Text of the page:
Aggressive and military in mood, the third movement is even more technically impressive than the previous two. The restless first theme, accompanied by a driving ostinato rhythm in the strings, is contrasted with a second, syncopated dance-like theme, which the soloist presents in a series of variations. (This theme has earned the affectionate nickname ‘a polonaise for polar bears’.) Again Sibelius punctuates the soloist’s unbridled virtuosity with moments of pure orchestral brilliance.

Edward Elgar (1857-1934) wrote his Enigma Variations as a collection of musical portraits; each of the fourteen variations on the original theme is meant to depict a specific character from Elgar’s inner circle of friends and family. However, in his own notes Elgar assures listeners that the piece can stand alone without any programmatic references. Premiered in 1899, the Enigma Variations quickly gained popularity around the world.

Elgar called his theme the ‘Enigma’, causing speculation about the possible presence of a hidden message. The theme’s melodic outline is quite unusual; wide leaps and rests break up the line and make the contour fairly disjunctive. Drawing on hints from Elgar’s writings, some believe the theme may be a counterpoint to an existing melody. Many solutions have been suggested, but none has ever indisputably solved the elusive Enigma.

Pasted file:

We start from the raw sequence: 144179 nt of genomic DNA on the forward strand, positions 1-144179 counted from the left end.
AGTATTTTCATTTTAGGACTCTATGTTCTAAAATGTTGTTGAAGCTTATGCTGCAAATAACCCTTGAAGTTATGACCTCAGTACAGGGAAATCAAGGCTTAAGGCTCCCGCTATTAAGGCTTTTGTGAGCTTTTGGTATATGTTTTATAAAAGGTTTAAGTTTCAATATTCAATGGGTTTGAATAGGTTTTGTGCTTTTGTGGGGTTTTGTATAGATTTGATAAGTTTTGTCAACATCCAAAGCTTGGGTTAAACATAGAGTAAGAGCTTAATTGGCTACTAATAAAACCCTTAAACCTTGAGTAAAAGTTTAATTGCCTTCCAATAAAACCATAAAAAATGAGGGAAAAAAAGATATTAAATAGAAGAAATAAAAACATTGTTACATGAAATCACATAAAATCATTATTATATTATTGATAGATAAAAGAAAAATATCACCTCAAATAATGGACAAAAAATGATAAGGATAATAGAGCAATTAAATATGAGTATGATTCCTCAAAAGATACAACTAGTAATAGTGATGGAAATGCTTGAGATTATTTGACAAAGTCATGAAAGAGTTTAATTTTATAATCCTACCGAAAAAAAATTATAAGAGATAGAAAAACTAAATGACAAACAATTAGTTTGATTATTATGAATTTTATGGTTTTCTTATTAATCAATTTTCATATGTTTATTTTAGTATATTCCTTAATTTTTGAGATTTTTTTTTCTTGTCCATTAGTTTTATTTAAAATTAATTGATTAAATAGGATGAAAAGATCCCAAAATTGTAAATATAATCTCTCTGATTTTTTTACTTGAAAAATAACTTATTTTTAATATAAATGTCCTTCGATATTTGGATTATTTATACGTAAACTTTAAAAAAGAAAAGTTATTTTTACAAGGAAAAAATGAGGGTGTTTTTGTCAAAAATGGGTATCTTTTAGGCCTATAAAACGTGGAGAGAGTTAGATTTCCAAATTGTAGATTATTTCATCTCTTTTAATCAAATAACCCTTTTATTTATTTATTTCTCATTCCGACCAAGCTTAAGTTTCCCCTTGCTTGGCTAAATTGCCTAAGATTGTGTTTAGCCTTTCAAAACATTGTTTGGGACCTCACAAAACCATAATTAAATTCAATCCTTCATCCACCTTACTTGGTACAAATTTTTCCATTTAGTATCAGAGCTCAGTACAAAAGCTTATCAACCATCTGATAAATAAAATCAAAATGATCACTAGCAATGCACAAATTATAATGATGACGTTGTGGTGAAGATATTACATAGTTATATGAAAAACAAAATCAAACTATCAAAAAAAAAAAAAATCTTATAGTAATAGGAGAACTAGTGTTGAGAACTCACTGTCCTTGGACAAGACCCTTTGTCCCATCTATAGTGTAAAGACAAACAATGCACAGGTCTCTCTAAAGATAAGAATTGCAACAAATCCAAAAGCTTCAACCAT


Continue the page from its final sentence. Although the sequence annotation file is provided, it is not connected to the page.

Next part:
The poignant Enigma theme is first presented in the violins, accompanied only by punctuating chords in the strings. The mood brightens momentarily as Elgar switches to a major, almost pastoral mode with a more flowing melody; then the main theme returns once more with fuller and more dramatic orchestration.

The first variation represents Caroline Alice Elgar, the composer’s wife, and is described by him as ‘romantic and delicate’. This variation clearly expresses Elgar’s feelings for his beloved wife; a short thematic fragment, only four notes long, reportedly represents a tune Elgar would whistle when he arrived home to greet his wife.

Hew David Stewart-Powell, an amateur pianist and friend of Elgar’s, is the subject of the second variation. Quick, running lines are meant to evoke the scales Stewart-Powell would invariably play before beginning a piece at the piano. Elgar humorously suggests the style of a Toccata with fast sixteenth-note passages, but – apparently – far too chromatic for his friend’s taste.

Third is a portrait of Richard Baxter Townshend, an Oxford don and author. The variation depicts an episode during which Townshend played an elderly man in an amateur play; Elgar suggests his friend’s acting prowess by having his low bass voice (the bassoon) occasionally pop up into a quavering soprano register (the flute).